“Agrimony Tea — One pint of boiling water poured on to a handful of the stems, flowers, and leaves. Leave till cold and then strain. In France this is drunk as an ordinary beverage when Agrimony is in flower, and the peasants have a great belief in its health-giving properties.”
— From A Garden of Herbs by Eleanour Sinclair Rohde

The root is soaked to make tea that strengthens the liver and relieves constipation. (European folk medicine.)

Infusion/tea: Steep 2 to 4 teaspoons dried leaves in 1 cup water. Take one cup daily, unsweetened.

A US Dept. of Agriculture botanist, James Duke, Ph.D., considers this tea as safe as coffee and said he wouldn’t be worried about drinking one or two cups a day. (Rodale)

External Uses for Agrimony

An Old English medical text suggested:

If Agrimony be laid under a man’s head,
He shall sleep as if he were dead.
He shall never “drede” nor waken,
Till from under his head it be taken.

This is my edited version of the original:

If (it) be leyd under mann’s heed,
He shal sleepyn as he were deed;
He shal never drede ne wakyn
Till fro under his heed it be takyn.

If you can suggest what is meant by “drede” I’ll take interest… I do hope it didn’t mean “dream”.

It is useful to note, however, that no sedatives have been found in Agrimony, so this advice is of questionable value!

Agrimony may cause your skin to react to sunlight, so keep in mind that if you treat your skin with Agrimony, you may need to shield your skin from exposure to sunlight for a while, or a rash might develop.

Tea or poultice of leaves heal varicose veins and wounds. The Anglo-Saxon warriors used this to treat wounds received in battles.

A decoction of Agrimony can be used on skin eruptions such as acne or rashes.

Test to see if it helps, then proceed with caution in using this on your skin or anywhere on or in your body.

Agrimony decoction or tea can also be used to stop nosebleeds. It is considered by some to be a styptic or antihemhorrhagic.

For back pain, mix the decoction with Mugwort decoction and apple cider vinegar. Soak a wash cloth in this and lay it across the affected area while you rest or take a nap.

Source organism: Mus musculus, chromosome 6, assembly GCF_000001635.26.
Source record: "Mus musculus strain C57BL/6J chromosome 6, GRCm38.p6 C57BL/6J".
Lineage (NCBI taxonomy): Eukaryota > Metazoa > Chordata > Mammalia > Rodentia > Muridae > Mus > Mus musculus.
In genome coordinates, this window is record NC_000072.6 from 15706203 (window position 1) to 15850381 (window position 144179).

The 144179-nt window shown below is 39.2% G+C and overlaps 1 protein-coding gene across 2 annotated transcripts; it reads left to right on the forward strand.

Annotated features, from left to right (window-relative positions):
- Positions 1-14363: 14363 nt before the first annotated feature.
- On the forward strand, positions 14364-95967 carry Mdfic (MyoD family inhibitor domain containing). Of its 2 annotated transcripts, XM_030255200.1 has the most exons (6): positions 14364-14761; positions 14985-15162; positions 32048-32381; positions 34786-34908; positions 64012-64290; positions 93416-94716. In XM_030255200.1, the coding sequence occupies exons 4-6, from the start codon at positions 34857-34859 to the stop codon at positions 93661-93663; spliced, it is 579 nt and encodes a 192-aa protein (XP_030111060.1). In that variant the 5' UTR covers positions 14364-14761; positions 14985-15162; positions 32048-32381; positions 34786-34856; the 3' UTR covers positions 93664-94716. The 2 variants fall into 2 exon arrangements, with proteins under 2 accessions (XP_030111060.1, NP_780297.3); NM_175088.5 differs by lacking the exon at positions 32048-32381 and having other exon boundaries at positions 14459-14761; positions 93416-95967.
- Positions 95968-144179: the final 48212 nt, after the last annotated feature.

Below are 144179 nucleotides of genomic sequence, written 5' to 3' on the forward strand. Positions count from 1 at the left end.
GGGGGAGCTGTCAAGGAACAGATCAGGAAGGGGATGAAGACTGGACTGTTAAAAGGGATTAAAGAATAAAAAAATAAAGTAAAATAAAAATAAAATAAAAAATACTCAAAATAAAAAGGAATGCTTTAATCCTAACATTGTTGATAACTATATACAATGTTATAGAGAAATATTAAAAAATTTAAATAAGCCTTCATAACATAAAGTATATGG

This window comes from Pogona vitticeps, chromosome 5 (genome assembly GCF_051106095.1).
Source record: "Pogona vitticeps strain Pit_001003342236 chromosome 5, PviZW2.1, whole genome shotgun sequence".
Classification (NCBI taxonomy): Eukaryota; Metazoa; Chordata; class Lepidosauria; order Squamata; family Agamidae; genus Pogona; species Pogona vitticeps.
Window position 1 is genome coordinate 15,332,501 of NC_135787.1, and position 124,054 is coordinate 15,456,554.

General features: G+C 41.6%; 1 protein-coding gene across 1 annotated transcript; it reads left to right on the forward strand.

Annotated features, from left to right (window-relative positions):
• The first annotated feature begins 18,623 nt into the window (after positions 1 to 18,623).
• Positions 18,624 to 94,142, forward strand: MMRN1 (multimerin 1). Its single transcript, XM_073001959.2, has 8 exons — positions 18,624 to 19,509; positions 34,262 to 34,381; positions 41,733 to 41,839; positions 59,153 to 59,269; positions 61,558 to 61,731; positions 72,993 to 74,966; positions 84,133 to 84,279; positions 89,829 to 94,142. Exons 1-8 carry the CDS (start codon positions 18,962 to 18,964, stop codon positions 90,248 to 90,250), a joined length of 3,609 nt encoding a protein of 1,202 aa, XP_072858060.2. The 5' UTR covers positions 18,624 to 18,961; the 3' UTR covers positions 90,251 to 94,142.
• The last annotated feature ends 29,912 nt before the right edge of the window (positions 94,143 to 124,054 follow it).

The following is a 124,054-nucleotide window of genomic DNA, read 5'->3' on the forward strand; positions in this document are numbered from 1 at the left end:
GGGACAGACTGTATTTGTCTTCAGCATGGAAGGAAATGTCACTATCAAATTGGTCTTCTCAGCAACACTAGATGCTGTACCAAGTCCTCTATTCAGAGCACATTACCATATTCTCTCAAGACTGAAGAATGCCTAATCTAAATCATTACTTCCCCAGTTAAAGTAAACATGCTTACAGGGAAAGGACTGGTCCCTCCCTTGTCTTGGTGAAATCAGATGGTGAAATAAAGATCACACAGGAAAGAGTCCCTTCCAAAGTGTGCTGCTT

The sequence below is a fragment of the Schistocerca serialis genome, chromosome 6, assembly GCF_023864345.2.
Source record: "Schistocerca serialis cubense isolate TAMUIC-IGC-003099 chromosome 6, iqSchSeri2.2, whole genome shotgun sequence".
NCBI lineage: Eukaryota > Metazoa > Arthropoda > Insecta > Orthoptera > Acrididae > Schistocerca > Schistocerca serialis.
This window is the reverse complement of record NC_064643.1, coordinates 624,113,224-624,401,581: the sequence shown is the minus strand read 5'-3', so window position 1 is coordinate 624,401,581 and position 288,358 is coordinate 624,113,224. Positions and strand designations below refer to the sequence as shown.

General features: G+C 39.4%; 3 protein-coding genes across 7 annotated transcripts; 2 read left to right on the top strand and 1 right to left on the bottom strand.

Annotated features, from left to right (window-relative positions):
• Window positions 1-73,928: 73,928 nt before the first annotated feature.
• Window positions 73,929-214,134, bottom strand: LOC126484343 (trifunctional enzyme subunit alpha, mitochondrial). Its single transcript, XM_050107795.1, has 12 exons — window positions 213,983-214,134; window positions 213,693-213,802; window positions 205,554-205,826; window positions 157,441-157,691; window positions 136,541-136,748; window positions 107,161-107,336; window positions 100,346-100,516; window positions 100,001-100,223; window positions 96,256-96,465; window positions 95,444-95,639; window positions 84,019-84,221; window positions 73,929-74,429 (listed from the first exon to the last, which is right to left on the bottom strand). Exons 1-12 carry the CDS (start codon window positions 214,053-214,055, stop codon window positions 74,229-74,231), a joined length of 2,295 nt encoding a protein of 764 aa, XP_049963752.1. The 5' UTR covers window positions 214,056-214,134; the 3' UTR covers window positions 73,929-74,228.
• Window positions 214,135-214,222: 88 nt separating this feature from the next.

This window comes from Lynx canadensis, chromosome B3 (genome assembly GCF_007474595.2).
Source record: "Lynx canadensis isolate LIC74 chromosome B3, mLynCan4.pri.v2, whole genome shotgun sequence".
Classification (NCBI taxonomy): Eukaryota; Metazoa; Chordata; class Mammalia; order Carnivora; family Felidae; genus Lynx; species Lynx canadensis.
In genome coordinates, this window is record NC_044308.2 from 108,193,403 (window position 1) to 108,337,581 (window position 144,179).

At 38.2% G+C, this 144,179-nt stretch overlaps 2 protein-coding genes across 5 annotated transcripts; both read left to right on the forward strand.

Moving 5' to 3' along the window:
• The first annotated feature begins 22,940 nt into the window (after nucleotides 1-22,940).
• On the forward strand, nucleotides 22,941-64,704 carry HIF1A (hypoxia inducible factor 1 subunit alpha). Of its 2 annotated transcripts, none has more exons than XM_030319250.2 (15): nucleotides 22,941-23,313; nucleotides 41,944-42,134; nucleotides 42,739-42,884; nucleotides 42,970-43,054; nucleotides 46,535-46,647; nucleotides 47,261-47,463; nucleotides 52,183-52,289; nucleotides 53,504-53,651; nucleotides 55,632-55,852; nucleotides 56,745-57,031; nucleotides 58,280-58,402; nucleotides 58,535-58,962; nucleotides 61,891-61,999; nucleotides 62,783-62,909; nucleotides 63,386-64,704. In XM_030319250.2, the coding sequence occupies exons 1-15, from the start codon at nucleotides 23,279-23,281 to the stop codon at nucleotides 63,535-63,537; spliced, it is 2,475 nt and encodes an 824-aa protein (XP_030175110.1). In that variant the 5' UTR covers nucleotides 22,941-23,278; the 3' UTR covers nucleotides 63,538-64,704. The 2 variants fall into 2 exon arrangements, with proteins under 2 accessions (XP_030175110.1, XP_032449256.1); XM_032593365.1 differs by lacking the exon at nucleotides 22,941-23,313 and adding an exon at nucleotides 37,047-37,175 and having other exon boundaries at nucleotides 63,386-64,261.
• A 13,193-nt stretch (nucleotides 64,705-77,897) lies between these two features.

Agrimony can be made into a salve for external use.

Agrimony is also an excellent addition to cosmetic skin creams.

Good for gout, rheumatism, and arthritis as a salve or oil rub.

Good for old, non-healing sores as a salve or oil rub poultice.

Has been used on eyes – a bit of the decoction on cotton, covering the eyes during a brief rest could freshen them.

A decoction of agrimony will make a healing footbath for tired feet.

Or, use agrimony in your bathwater! Great for soothing tired muscles at the end of a hard day.

Yellow dye can be made from the root, leaves, and stems harvested in late fall.

Infusion: Steep 2 to 4 teaspoons dried leaves in 1 cup water. Take one cup daily, unsweetened.

Decoction: Boil 2 to 4 ounces dried agrimony leaves in 1 quart water. Use externally only.

Powder: Take 1 teaspoon to 1 tablespoon plant powder daily.

For Herb Gardeners

Agrimony is a great addition to the herb garden. Since it grows to 5′ and looks rather weedy with flowers that are tiny and not showy, you might want to put it at the back. Plant hardiness to Zone 7. pH tolerant. Good in average, dry soil and full sun, light shade, or partial shade. Susceptible to powdery mildew. Easy to start from seed, and as a perennial, it will keep going year after year from dropped seeds and creeping rootstock. Plant seedlings in groups of six to eight, with six inches between each grouping. You may be able to find Agrimony in a nursery, but it is easy to start the seeds. You can also propagate Agrimony from cuttings.

A Bach Flower Remedy: Agrimony